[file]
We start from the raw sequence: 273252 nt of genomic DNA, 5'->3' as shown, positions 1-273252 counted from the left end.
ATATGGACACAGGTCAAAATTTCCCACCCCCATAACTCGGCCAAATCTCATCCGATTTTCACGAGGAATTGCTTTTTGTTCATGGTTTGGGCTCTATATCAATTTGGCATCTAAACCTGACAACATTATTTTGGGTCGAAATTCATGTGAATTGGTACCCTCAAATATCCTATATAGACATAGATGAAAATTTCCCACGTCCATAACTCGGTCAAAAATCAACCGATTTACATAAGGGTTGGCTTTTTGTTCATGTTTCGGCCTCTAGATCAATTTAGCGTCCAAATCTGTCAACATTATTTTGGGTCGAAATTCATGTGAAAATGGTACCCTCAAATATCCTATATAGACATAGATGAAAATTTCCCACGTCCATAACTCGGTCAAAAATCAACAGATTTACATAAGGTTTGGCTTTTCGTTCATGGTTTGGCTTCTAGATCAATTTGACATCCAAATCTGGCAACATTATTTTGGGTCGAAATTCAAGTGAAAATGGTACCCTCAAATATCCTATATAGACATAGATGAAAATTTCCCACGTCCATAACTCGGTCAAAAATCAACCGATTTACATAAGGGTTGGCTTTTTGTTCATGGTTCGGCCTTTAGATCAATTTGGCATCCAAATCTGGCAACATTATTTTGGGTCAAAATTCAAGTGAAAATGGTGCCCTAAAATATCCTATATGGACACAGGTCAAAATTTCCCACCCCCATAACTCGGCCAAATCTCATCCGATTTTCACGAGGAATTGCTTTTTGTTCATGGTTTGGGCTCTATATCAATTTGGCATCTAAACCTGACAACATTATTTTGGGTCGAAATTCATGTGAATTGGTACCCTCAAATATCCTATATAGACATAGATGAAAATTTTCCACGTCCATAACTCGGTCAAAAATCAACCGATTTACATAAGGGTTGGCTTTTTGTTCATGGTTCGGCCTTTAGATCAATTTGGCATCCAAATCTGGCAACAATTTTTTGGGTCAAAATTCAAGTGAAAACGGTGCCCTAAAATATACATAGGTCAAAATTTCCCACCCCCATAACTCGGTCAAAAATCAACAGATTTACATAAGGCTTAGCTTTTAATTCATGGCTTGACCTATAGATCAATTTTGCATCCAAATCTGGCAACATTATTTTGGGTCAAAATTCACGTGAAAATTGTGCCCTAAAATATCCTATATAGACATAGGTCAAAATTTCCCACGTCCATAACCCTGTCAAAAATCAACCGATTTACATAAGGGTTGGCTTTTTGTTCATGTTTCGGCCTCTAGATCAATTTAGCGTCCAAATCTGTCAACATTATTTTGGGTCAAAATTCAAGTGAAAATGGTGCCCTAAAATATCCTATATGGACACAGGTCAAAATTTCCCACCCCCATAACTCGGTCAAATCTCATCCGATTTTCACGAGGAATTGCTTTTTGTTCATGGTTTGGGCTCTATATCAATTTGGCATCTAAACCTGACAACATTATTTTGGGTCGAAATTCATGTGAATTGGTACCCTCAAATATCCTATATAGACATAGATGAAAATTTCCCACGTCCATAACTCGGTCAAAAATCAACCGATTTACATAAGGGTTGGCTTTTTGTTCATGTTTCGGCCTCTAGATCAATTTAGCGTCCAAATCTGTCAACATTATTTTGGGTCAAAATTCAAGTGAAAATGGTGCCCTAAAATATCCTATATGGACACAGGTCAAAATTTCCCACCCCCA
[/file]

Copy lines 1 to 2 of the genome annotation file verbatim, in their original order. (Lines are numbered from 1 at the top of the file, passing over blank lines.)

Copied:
We start from the raw sequence: 273252 nt of genomic DNA, 5'->3' as shown, positions 1-273252 counted from the left end.
ATATGGACACAGGTCAAAATTTCCCACCCCCATAACTCGGCCAAATCTCATCCGATTTTCACGAGGAATTGCTTTTTGTTCATGGTTTGGGCTCTATATCAATTTGGCATCTAAACCTGACAACATTATTTTGGGTCGAAATTCATGTGAATTGGTACCCTCAAATATCCTATATAGACATAGATGAAAATTTCCCACGTCCATAACTCGGTCAAAAATCAACCGATTTACATAAGGGTTGGCTTTTTGTTCATGTTTCGGCCTCTAGATCAATTTAGCGTCCAAATCTGTCAACATTATTTTGGGTCGAAATTCATGTGAAAATGGTACCCTCAAATATCCTATATAGACATAGATGAAAATTTCCCACGTCCATAACTCGGTCAAAAATCAACAGATTTACATAAGGTTTGGCTTTTCGTTCATGGTTTGGCTTCTAGATCAATTTGACATCCAAATCTGGCAACATTATTTTGGGTCGAAATTCAAGTGAAAATGGTACCCTCAAATATCCTATATAGACATAGATGAAAATTTCCCACGTCCATAACTCGGTCAAAAATCAACCGATTTACATAAGGGTTGGCTTTTTGTTCATGGTTCGGCCTTTAGATCAATTTGGCATCCAAATCTGGCAACATTATTTTGGGTCAAAATTCAAGTGAAAATGGTGCCCTAAAATATCCTATATGGACACAGGTCAAAATTTCCCACCCCCATAACTCGGCCAAATCTCATCCGATTTTCACGAGGAATTGCTTTTTGTTCATGGTTTGGGCTCTATATCAATTTGGCATCTAAACCTGACAACATTATTTTGGGTCGAAATTCATGTGAATTGGTACCCTCAAATATCCTATATAGACATAGATGAAAATTTTCCACGTCCATAACTCGGTCAAAAATCAACCGATTTACATAAGGGTTGGCTTTTTGTTCATGGTTCGGCCTTTAGATCAATTTGGCATCCAAATCTGGCAACAATTTTTTGGGTCAAAATTCAAGTGAAAACGGTGCCCTAAAATATACATAGGTCAAAATTTCCCACCCCCATAACTCGGTCAAAAATCAACAGATTTACATAAGGCTTAGCTTTTAATTCATGGCTTGACCTATAGATCAATTTTGCATCCAAATCTGGCAACATTATTTTGGGTCAAAATTCACGTGAAAATTGTGCCCTAAAATATCCTATATAGACATAGGTCAAAATTTCCCACGTCCATAACCCTGTCAAAAATCAACCGATTTACATAAGGGTTGGCTTTTTGTTCATGTTTCGGCCTCTAGATCAATTTAGCGTCCAAATCTGTCAACATTATTTTGGGTCAAAATTCAAGTGAAAATGGTGCCCTAAAATATCCTATATGGACACAGGTCAAAATTTCCCACCCCCATAACTCGGTCAAATCTCATCCGATTTTCACGAGGAATTGCTTTTTGTTCATGGTTTGGGCTCTATATCAATTTGGCATCTAAACCTGACAACATTATTTTGGGTCGAAATTCATGTGAATTGGTACCCTCAAATATCCTATATAGACATAGATGAAAATTTCCCACGTCCATAACTCGGTCAAAAATCAACCGATTTACATAAGGGTTGGCTTTTTGTTCATGTTTCGGCCTCTAGATCAATTTAGCGTCCAAATCTGTCAACATTATTTTGGGTCAAAATTCAAGTGAAAATGGTGCCCTAAAATATCCTATATGGACACAGGTCAAAATTTCCCACCCCCA